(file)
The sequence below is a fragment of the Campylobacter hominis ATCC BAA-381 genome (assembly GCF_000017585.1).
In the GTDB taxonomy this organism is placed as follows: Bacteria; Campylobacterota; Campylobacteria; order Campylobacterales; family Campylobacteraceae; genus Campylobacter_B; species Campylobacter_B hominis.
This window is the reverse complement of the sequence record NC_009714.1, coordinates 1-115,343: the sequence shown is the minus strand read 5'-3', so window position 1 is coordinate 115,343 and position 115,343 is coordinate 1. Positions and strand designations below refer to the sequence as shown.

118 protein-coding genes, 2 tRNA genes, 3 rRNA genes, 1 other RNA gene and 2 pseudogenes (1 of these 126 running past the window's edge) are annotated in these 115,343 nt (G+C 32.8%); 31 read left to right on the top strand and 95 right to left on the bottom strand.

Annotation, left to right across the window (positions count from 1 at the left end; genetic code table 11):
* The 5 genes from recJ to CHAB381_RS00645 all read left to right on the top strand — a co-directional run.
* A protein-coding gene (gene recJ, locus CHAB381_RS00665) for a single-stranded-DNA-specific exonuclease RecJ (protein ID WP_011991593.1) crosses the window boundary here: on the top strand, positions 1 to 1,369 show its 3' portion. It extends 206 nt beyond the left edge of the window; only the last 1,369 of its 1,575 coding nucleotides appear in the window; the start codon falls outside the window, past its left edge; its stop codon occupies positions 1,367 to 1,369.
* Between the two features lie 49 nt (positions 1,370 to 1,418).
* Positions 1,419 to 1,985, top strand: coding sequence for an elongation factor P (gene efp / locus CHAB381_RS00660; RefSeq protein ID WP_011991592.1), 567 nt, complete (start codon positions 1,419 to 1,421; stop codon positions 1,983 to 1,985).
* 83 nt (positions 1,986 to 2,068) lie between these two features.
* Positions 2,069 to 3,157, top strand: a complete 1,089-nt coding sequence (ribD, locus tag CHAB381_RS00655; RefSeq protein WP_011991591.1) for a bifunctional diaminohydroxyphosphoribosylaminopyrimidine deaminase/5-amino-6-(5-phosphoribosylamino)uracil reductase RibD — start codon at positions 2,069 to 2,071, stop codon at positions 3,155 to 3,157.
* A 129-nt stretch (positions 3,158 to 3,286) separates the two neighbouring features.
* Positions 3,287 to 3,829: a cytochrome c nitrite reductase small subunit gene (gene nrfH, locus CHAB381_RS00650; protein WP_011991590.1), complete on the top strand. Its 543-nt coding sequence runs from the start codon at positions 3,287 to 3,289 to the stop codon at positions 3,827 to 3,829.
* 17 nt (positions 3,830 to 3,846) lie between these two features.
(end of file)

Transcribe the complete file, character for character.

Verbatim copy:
The sequence below is a fragment of the Campylobacter hominis ATCC BAA-381 genome (assembly GCF_000017585.1).
In the GTDB taxonomy this organism is placed as follows: Bacteria; Campylobacterota; Campylobacteria; order Campylobacterales; family Campylobacteraceae; genus Campylobacter_B; species Campylobacter_B hominis.
This window is the reverse complement of the sequence record NC_009714.1, coordinates 1-115,343: the sequence shown is the minus strand read 5'-3', so window position 1 is coordinate 115,343 and position 115,343 is coordinate 1. Positions and strand designations below refer to the sequence as shown.

118 protein-coding genes, 2 tRNA genes, 3 rRNA genes, 1 other RNA gene and 2 pseudogenes (1 of these 126 running past the window's edge) are annotated in these 115,343 nt (G+C 32.8%); 31 read left to right on the top strand and 95 right to left on the bottom strand.

Annotation, left to right across the window (positions count from 1 at the left end; genetic code table 11):
* The 5 genes from recJ to CHAB381_RS00645 all read left to right on the top strand — a co-directional run.
* A protein-coding gene (gene recJ, locus CHAB381_RS00665) for a single-stranded-DNA-specific exonuclease RecJ (protein ID WP_011991593.1) crosses the window boundary here: on the top strand, positions 1 to 1,369 show its 3' portion. It extends 206 nt beyond the left edge of the window; only the last 1,369 of its 1,575 coding nucleotides appear in the window; the start codon falls outside the window, past its left edge; its stop codon occupies positions 1,367 to 1,369.
* Between the two features lie 49 nt (positions 1,370 to 1,418).
* Positions 1,419 to 1,985, top strand: coding sequence for an elongation factor P (gene efp / locus CHAB381_RS00660; RefSeq protein ID WP_011991592.1), 567 nt, complete (start codon positions 1,419 to 1,421; stop codon positions 1,983 to 1,985).
* 83 nt (positions 1,986 to 2,068) lie between these two features.
* Positions 2,069 to 3,157, top strand: a complete 1,089-nt coding sequence (ribD, locus tag CHAB381_RS00655; RefSeq protein WP_011991591.1) for a bifunctional diaminohydroxyphosphoribosylaminopyrimidine deaminase/5-amino-6-(5-phosphoribosylamino)uracil reductase RibD — start codon at positions 2,069 to 2,071, stop codon at positions 3,155 to 3,157.
* A 129-nt stretch (positions 3,158 to 3,286) separates the two neighbouring features.
* Positions 3,287 to 3,829: a cytochrome c nitrite reductase small subunit gene (gene nrfH, locus CHAB381_RS00650; protein WP_011991590.1), complete on the top strand. Its 543-nt coding sequence runs from the start codon at positions 3,287 to 3,289 to the stop codon at positions 3,827 to 3,829.
* 17 nt (positions 3,830 to 3,846) lie between these two features.